“History doesn’t repeat itself, but if you look back far enough you’ll find that it rhymes.” Futurist Paul Saffo recently said this in a meeting with us. He was paraphrasing an aphorism often attributed to Mark Twain, but whatever its source the maxim relates to the discussion taking place about the future of work.
There’s plenty of “rhyme” in the words of Robert Propst, inventor of the Action Office system. In 1968, he wrote that “The real office consumer is the mind. More than anything else, we are dealing with a mind-oriented living space.”
Given the ubiquity of technology today, Propst’s words were prescient. The office is a state of mind. We once used to enter that state of mind by crossing the threshold of a building called “the office.” Today, we enter that state of mind by simply accessing our work-related data on our mobile devices. Work is no longer a place we go. It’s a thing we do, anywhere we are and at anytime.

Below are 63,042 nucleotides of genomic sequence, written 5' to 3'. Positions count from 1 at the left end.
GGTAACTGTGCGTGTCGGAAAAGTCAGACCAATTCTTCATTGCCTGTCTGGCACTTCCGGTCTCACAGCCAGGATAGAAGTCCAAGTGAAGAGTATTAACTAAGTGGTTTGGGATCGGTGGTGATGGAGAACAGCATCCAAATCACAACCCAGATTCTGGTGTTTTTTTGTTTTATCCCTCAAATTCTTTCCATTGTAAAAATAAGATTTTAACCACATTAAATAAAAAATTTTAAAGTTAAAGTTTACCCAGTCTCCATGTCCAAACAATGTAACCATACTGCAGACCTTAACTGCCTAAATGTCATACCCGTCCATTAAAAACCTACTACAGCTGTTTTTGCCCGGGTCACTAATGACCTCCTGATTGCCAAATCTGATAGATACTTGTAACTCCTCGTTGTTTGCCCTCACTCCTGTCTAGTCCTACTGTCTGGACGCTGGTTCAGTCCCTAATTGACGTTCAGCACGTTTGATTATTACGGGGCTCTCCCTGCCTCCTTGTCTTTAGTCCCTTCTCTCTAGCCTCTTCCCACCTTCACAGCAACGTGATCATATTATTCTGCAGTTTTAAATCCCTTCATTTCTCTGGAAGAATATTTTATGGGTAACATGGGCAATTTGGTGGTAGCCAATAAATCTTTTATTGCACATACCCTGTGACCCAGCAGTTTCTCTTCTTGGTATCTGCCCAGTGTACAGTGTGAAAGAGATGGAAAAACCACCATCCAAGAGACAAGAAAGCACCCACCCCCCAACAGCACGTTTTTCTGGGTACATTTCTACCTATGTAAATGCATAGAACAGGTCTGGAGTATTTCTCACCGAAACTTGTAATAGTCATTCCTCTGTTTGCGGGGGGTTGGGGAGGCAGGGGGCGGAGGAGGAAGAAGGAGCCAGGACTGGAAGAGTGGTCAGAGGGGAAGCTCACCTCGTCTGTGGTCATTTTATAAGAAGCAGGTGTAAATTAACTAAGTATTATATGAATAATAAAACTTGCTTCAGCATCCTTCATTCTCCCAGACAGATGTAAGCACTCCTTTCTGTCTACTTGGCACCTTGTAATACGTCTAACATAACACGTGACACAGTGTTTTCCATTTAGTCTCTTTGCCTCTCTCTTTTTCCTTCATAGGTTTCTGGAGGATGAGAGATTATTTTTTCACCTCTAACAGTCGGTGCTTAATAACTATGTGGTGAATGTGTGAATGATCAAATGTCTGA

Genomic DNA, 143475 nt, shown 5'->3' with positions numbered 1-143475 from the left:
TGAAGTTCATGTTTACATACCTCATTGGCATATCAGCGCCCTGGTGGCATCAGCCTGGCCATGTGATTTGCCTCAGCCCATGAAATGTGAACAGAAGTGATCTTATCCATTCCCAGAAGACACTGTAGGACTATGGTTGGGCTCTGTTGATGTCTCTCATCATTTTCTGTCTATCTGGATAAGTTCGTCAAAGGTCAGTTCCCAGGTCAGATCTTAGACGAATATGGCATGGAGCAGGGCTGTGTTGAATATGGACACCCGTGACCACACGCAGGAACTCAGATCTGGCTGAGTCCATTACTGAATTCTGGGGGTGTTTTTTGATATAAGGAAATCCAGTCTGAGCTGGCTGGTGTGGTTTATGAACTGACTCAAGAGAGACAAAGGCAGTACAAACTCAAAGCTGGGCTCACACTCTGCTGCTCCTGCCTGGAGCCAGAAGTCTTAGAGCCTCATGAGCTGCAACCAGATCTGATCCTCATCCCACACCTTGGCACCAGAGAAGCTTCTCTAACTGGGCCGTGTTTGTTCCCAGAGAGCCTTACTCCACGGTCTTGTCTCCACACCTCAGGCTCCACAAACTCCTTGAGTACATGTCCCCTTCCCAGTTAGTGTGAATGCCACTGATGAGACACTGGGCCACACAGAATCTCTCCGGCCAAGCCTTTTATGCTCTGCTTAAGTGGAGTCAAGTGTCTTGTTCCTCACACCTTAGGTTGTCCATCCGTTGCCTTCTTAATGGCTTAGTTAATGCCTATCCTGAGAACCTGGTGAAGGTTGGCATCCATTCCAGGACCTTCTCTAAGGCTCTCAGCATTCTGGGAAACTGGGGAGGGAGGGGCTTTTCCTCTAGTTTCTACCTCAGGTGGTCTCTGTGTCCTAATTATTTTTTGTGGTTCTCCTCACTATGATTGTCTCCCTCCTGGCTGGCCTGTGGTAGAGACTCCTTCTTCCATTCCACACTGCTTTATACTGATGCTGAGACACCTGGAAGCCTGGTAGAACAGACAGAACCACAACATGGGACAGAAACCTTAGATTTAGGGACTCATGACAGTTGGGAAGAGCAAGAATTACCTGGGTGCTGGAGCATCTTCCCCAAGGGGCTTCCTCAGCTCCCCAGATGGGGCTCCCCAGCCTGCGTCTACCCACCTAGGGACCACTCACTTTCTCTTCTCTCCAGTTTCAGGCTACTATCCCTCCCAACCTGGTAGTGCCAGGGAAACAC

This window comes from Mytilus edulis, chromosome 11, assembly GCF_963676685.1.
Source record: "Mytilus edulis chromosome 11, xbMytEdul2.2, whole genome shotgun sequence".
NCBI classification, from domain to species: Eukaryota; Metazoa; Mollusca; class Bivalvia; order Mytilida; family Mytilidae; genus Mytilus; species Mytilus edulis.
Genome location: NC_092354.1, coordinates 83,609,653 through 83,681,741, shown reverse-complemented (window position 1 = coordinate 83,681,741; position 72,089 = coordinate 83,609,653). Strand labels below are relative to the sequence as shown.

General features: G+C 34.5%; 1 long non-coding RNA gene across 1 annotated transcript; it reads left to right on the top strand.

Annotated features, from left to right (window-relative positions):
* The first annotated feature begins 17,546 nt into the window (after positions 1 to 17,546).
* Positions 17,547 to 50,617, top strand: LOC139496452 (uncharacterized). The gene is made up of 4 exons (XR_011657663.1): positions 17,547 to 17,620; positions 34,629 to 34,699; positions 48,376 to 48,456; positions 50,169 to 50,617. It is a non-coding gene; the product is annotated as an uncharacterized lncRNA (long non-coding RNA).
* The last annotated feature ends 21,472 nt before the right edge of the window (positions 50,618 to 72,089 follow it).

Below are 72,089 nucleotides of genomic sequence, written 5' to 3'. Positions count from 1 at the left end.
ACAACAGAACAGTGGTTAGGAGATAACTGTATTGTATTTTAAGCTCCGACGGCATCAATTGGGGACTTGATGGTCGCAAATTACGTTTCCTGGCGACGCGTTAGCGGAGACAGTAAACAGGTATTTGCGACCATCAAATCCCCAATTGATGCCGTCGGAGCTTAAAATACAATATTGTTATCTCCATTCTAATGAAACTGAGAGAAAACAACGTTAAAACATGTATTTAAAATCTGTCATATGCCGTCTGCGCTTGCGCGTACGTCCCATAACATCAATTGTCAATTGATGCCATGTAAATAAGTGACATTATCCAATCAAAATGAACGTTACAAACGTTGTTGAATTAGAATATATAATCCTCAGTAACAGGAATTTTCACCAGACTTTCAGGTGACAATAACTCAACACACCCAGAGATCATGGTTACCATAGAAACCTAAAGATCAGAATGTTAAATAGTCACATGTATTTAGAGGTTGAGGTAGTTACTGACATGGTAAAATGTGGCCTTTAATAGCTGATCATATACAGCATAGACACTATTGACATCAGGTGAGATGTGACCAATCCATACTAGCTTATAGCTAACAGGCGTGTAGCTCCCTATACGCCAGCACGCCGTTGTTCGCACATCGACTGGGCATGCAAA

Not surprisingly, because of the different properties offered by digital space, interacting with each other in the physical world is taking on new forms. This is evidenced in the proliferating new business models for delivering physical places dedicated to work, work clubs being one example.
Because so many people work so often and so meaningfully in digital space, they now seek new forms and new levels of social connectivity in the physical place. It is the human experience in the digital workspace that now drives the meaning, expectations, and behaviors that take place in our physical workplaces.